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When the news came that Mayor Joel Gill, D-Pickens, was killed in an automobile accident on Thursday, I could not help but reflect on what an intriguing template he presented to Mississippiâs struggling Democratic Party.
Joel Gill, in addition to being an incredibly nice, positive and genuinely dedicated public servant, was truly a conservative Democrat.
In this age of the reliable demonization of any opponent from the party across the aisle, Gillâs Republican opponents were hard pressed to find issues with which they had much policy disagreement with the avuncular cattleman and he was simply too polite and courteous to give his GOP opponents much to shoot at personally, either.
U.S. Rep. Gregg Harper, R-Pearl, faced Gill twice in 2008 and in 2010 for the 3rd District congressional seat that Harper first won in 2008. I moderated a couple of campaign forums where the two faced off and hosted both as guests on my old SuperTalk radio show.
Particularly in the 2008 race and perhaps only a bit less in 2010, I saw exhibited by Harper and Gill a mutual respect and a genuinely cordial and congenial relationship in a campaign that is rare in partisan politics. Gill, quick with a joke and a story and likewise passionate about his beliefs, was workmanlike in his campaign but rarely let things get personal or petty.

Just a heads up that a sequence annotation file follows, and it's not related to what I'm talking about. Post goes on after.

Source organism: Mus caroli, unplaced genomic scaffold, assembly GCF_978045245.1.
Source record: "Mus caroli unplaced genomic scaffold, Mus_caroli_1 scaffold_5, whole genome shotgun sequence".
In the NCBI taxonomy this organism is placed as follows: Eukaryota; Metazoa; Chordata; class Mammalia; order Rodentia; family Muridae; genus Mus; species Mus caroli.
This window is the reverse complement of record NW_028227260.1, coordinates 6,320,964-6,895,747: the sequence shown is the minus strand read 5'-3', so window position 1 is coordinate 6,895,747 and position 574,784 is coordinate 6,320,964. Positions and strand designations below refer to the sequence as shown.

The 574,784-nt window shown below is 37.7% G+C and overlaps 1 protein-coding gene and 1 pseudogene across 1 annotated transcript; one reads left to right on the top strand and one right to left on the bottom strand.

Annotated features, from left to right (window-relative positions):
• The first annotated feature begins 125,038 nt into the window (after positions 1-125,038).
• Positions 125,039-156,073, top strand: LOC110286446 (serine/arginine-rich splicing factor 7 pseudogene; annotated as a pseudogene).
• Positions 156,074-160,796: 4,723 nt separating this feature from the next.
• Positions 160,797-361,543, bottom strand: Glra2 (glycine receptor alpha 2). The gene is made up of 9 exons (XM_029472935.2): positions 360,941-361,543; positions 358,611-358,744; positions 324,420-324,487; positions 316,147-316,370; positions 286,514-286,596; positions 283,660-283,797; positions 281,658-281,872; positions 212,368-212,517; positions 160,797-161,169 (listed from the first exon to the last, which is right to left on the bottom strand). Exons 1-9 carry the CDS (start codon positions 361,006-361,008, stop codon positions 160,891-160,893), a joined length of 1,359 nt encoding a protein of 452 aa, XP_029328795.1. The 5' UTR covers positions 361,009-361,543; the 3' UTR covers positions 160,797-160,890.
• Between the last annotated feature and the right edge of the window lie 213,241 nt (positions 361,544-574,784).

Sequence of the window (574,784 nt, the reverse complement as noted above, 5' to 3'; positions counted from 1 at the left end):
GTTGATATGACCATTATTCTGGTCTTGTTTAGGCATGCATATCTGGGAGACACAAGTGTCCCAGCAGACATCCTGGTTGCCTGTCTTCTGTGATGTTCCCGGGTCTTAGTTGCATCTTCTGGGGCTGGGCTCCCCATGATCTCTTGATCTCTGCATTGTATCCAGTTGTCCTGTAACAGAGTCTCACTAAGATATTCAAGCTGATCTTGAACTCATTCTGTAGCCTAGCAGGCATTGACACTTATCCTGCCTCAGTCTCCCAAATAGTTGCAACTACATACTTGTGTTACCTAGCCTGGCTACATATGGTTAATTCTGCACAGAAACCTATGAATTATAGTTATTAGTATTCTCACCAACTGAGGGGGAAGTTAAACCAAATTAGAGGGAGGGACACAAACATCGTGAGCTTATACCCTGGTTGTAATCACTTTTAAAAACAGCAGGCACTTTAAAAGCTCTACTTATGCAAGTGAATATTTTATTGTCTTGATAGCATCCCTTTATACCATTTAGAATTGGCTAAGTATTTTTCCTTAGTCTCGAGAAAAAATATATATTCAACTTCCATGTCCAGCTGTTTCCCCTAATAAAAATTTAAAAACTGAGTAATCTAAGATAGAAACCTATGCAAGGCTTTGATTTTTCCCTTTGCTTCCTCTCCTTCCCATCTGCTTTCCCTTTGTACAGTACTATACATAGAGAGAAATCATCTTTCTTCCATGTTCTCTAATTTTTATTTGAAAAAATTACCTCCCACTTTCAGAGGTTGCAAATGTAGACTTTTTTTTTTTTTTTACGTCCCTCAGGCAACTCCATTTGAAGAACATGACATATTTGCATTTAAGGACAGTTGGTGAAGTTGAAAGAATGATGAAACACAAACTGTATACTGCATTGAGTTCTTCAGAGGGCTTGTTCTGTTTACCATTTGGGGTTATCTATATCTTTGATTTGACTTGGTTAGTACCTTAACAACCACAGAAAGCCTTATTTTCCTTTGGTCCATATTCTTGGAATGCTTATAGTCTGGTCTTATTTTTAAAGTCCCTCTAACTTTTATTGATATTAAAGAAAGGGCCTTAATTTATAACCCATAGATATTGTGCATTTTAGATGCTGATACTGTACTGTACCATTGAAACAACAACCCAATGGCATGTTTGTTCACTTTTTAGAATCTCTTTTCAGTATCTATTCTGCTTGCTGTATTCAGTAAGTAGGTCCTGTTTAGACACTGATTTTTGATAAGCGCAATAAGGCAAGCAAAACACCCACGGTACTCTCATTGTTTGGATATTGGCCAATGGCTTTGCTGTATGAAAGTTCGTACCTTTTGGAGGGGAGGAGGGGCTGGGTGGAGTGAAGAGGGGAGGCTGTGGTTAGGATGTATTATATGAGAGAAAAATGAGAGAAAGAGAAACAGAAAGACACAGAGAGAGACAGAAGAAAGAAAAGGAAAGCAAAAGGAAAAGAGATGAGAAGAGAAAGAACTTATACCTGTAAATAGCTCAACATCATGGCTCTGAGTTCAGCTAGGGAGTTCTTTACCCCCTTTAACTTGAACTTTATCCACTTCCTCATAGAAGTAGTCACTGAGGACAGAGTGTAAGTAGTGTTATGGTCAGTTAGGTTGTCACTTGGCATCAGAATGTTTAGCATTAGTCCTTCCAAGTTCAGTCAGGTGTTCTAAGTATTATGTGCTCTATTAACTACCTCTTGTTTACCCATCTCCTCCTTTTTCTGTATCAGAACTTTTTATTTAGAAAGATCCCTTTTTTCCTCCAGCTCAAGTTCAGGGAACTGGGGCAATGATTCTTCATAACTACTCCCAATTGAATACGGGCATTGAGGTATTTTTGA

âSidney and I were saddened to learn that Joel had passed,â said Harper on Friday. âJoel was always a gentleman and ran very good and honorable races against us.â
Gill was also a candidate for agriculture commissioner in 2011. A native of Joplin, Mo., Gillâs family moved to Mississippi when he was a boy in 1963. Gill was a second-generation cattleman who joined his fatherâs Jackson cattle business after a stint running a suburban Jackson gas station.
He moved to Pickens in 1979, where he would enter public service as a town alderman and later as mayor. Gill served two terms on the board of aldermen and was elected mayor in 2009 by a wide margin. In his first bid for Congress, Gill took 127,698 votes or 37.5 percent of the vote in a district that was drawn to elect a Republican in much the same way that the stateâs 2nd congressional district is drawn to elect a Democrat.
Gill believed in the Democratic Party, but was unashamed of his basic fiscal conservatism. I asked him often how he could justify his personal conservatism with some of the platform planks of the Democratic Party.
âIâm a conservative Democrat and I believe in changing the party from within rather than just criticizing from the outside,â Gill said. âSingle party politics were bad when the Democrats were in the majority in Mississippi and I donât think thatâs changed just because the Republicans have the upper hand now.â
Unlike most âperennialâ candidates, Joel Gill wasnât about ego or publicity. He really believed in the ideals he espoused. He worked hard. He was honest. And win, lose or draw, Mississippiâs political landscape was brighter when he was still on the horizon.
Sid Salter is a syndicated columnist. Contact him at 601-507-8004 or firstname.lastname@example.org